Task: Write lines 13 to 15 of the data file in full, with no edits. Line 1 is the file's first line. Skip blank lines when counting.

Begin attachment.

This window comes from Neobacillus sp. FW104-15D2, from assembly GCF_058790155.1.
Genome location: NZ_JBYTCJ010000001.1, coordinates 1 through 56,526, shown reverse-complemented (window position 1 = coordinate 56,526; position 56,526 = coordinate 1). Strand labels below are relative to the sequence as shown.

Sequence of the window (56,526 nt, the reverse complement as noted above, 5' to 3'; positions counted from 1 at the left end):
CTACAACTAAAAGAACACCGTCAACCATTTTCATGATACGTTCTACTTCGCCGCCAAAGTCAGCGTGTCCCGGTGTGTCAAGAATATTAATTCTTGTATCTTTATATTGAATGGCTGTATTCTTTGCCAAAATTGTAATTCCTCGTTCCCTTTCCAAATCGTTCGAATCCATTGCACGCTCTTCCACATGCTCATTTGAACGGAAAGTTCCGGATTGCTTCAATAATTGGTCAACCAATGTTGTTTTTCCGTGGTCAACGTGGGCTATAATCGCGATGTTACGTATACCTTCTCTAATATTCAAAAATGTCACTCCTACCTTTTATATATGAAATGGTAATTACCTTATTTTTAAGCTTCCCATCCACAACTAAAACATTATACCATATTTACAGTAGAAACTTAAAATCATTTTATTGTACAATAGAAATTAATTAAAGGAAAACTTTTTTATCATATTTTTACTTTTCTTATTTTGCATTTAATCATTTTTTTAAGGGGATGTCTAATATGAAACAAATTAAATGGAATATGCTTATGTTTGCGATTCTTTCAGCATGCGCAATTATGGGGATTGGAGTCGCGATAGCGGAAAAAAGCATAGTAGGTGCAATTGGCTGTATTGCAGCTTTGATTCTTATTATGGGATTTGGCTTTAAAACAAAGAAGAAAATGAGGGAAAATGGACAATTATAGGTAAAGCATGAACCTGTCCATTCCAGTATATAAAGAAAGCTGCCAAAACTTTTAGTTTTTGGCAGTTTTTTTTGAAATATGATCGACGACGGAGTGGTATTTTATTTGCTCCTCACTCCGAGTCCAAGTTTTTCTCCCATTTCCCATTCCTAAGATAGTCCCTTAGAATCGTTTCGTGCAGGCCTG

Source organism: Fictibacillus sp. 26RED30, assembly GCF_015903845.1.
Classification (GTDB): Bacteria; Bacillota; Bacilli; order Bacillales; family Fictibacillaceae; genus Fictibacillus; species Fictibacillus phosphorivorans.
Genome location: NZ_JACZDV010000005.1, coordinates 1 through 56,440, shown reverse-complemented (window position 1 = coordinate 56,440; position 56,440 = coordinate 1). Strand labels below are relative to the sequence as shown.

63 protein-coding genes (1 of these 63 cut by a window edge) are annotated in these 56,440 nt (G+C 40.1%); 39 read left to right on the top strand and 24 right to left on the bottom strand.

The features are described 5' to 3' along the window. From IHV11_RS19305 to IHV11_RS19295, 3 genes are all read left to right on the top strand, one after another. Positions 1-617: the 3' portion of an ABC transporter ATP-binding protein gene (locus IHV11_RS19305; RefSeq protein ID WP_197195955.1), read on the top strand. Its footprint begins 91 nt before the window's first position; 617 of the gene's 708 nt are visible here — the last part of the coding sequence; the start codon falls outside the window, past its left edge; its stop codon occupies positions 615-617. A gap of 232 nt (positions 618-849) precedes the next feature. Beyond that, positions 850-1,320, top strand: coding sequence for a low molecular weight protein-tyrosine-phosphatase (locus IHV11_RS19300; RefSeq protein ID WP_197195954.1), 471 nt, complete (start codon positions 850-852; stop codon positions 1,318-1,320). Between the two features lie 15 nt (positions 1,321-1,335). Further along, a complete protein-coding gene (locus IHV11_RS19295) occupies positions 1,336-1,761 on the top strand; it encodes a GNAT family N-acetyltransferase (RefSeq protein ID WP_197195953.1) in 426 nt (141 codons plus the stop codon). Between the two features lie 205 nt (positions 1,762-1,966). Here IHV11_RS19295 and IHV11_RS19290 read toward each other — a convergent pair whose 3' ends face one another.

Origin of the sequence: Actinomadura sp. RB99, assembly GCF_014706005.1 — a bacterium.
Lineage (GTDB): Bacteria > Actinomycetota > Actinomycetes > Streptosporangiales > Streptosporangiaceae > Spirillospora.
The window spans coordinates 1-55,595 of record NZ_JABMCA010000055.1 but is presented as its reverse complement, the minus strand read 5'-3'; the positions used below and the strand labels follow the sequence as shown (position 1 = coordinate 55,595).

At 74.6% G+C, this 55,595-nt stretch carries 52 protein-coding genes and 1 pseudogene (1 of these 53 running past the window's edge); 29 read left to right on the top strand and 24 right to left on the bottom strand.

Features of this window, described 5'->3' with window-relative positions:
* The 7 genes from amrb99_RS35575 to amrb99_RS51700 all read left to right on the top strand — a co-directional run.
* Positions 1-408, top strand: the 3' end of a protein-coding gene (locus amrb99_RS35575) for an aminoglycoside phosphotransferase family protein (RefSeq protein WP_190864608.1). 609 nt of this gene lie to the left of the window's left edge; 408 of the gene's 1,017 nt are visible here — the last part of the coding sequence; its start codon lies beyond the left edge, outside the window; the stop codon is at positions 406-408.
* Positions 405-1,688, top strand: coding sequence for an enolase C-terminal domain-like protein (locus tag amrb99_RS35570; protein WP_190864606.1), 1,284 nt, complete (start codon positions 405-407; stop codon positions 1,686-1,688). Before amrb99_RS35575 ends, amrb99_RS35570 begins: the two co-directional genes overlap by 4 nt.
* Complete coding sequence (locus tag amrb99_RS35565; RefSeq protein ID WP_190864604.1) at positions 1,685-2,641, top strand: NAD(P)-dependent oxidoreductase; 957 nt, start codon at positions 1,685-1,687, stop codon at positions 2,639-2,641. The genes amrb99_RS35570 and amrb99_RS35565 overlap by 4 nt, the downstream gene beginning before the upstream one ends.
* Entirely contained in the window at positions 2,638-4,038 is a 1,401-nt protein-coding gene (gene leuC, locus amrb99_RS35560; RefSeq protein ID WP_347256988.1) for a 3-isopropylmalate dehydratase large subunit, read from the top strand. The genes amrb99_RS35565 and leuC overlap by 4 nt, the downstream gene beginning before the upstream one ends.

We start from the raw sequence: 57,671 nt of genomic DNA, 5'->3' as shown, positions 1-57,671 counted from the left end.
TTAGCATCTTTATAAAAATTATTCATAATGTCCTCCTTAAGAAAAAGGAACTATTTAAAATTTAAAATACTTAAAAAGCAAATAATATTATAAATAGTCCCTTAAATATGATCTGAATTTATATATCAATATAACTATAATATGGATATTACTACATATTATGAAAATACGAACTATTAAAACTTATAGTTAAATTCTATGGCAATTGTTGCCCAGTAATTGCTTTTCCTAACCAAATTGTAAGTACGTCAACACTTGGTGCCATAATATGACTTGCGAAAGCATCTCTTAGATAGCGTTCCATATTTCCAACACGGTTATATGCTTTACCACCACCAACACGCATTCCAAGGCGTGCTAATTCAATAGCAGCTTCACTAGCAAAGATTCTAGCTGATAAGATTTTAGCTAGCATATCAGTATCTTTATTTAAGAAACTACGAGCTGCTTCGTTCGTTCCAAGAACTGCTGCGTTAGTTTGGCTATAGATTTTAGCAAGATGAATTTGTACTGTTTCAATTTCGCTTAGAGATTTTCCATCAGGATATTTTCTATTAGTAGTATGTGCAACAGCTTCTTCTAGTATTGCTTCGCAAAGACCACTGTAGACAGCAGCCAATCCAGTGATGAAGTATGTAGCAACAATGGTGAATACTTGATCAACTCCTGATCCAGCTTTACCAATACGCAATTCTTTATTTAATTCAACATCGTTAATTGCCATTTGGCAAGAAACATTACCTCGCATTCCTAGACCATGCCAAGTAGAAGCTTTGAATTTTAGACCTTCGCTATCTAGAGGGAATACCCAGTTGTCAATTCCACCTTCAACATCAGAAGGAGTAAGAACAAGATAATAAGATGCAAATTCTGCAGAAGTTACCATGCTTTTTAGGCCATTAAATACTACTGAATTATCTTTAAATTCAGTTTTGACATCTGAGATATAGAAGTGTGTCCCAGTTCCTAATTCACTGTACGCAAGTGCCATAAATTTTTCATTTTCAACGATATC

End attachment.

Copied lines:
At 74.6% G+C, this 55,595-nt stretch carries 52 protein-coding genes and 1 pseudogene (1 of these 53 running past the window's edge); 29 read left to right on the top strand and 24 right to left on the bottom strand.

Features of this window, described 5'->3' with window-relative positions:
* The 7 genes from amrb99_RS35575 to amrb99_RS51700 all read left to right on the top strand — a co-directional run.